International civil aviation laws provide all countries complete and exclusive severity over the airspace above the territory. What do you understand by airspace? What are the implications of these laws on the space above this airspace? Discuss the challenges which this poses and suggests ways to contain the threat.
Published: January 29, 2015
Airspace refers to the atmosphere above a country’s territory and its territorial waters which is controlled by that country. While the limit for territorial waters is determined at 12 nautical miles, there is no one agreement or treaty which specifically states the vertical extent of a country’s airspace. Just like waters beyond 12 nautical miles are considered international waters, the space above airspace is open to all just like international airspace.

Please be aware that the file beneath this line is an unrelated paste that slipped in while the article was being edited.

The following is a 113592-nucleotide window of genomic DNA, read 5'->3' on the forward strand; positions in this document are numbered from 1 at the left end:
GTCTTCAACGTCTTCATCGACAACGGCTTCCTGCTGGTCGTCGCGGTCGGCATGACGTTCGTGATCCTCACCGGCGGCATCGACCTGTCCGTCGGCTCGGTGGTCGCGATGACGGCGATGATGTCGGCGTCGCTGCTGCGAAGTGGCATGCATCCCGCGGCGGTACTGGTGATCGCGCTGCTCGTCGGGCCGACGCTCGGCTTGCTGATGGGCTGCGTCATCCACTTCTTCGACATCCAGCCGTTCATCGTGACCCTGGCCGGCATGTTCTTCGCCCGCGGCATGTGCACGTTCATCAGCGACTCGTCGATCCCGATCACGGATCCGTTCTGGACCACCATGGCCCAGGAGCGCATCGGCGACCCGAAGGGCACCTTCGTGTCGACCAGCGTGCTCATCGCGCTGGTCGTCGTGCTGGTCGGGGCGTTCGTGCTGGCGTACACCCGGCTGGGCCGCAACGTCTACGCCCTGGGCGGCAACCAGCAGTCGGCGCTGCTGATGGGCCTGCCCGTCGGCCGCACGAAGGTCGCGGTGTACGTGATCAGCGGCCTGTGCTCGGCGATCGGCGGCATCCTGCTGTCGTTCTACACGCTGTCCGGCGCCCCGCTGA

Initially, airspace of a country was believed to extend to an unlimited distance vertically. However, since the advent of outer space law, the atmosphere is divided into airspace and outer space, but none of the treaties state where exactly this line is drawn. This leads to complications because no country is guaranteed the right of passage over another country’s national airspace, and hence, the distinction between airspace and outer space becomes crucial as outer space is the common heritage of mankind. Though many principles such as freedom to explore, demilitarization of space, ban on WMDs in space, duty to provide assistance to those in distress are universally agreed upon, the distinction between outer space and airspace is blurry. This could potentially lead to multiple disputes since space has become the new frontier, and not just the superpowers, but multiple countries are making their presence in space felt.
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